I’m on a green tea kick and this weekend I was researching tea pots, specifically one called a Yixing tea pot. The Yixing is a clay pot and, according to the description, because it is clay, it is porous, which means that the surface area is many times larger than a traditional teapot. This provides, among other things, a faster heat time and the ability for the pot to retain water, or to be seasoned.
Of course, this got me thinking about business. If a business is to be successful, it must be continually searching for ways to increase its surface area, to increase it’s touch points with its clients, its competitors, its vendors and its community. Businesses which focus too much within may have great processes and procedures and even a great “culture”, but are so dense that they let nothing in — whether innovation, dissention or new customers. These type of businesses have a contracted surface area and are less adaptable to change or growth.
This is a danger I think every organization faces as it grows — that more time is spent on internal issues than external, and that the time spent on external issues is not adequately communicated to the rest of the organization to help overall growth.
The way I’ve tried to address this is by focusing on growth areas on a weekly basis; not so much as to follow up on what was to be accomplished, but to brainstorm ideas to promote growth and to communicate what’s working and not working as quickly as possible to the rest of the organization.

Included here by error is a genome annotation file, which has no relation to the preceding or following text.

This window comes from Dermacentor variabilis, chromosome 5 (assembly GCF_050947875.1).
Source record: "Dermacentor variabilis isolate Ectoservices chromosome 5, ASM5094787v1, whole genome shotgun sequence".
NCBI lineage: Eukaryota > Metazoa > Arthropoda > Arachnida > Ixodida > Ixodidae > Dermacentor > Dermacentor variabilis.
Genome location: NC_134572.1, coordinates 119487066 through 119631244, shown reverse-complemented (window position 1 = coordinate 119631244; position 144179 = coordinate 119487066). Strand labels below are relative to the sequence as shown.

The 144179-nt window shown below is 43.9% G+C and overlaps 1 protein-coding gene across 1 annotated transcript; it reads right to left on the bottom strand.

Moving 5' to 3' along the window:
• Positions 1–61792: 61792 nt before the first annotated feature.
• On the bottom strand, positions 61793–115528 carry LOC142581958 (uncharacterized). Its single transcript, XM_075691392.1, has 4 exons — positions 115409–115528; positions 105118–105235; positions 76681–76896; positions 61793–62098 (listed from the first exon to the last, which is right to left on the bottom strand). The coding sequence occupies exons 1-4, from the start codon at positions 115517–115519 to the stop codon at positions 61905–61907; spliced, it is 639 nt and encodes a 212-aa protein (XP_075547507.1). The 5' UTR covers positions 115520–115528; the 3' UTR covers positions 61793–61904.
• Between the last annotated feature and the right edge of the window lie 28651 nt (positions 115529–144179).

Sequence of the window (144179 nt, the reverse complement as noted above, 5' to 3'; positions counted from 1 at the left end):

But if these discussions don’t reach out into the frontline, then you won’t take full advantage of the resources you have. Managers need to be focused on: 1) engaging with customers and clients and frontline staff; 2) improving methods for the overall organization to engage with customers, clients and frontline staff; and 3) sharing, learning and communicating what works and doesn’t work with their peers.
Increasing the surface area of your organization doesn’t make you weaker. As you know, clay has a tremendous capacity to withstand extreme heat. It makes you stronger.
Great analogy. I’m thinking a lot right now about communication within a different kind of enterprise (small municipality) and the surface area is inherently impermeable there, too, but for different reasons – resident apathy, political division, gov’t officials’ defensiveness & fear. Well, maybe not so different 😉
Might be interesting to look at orgs such as asset managers, specifically portfolio mgmt teams. Those folks are incentivized to share company news, investment ideas, info scraps…because for them frictionless communication is more than a cultural aspiration but a quantifiable requisite for success. Scalable? Maybe not as is, but worth exploring.
Found your blog while researching an opportunity at your company, interesting.
Thanks, Ed. You are right that communication works when organizational and individual goals are aligned. I’ve also learned that alignment is a process rather than an event; a process which consistently creates opportunities for input and immediate feedback all the while reflecting the core values the organization professes.
Thanks for exploring our company!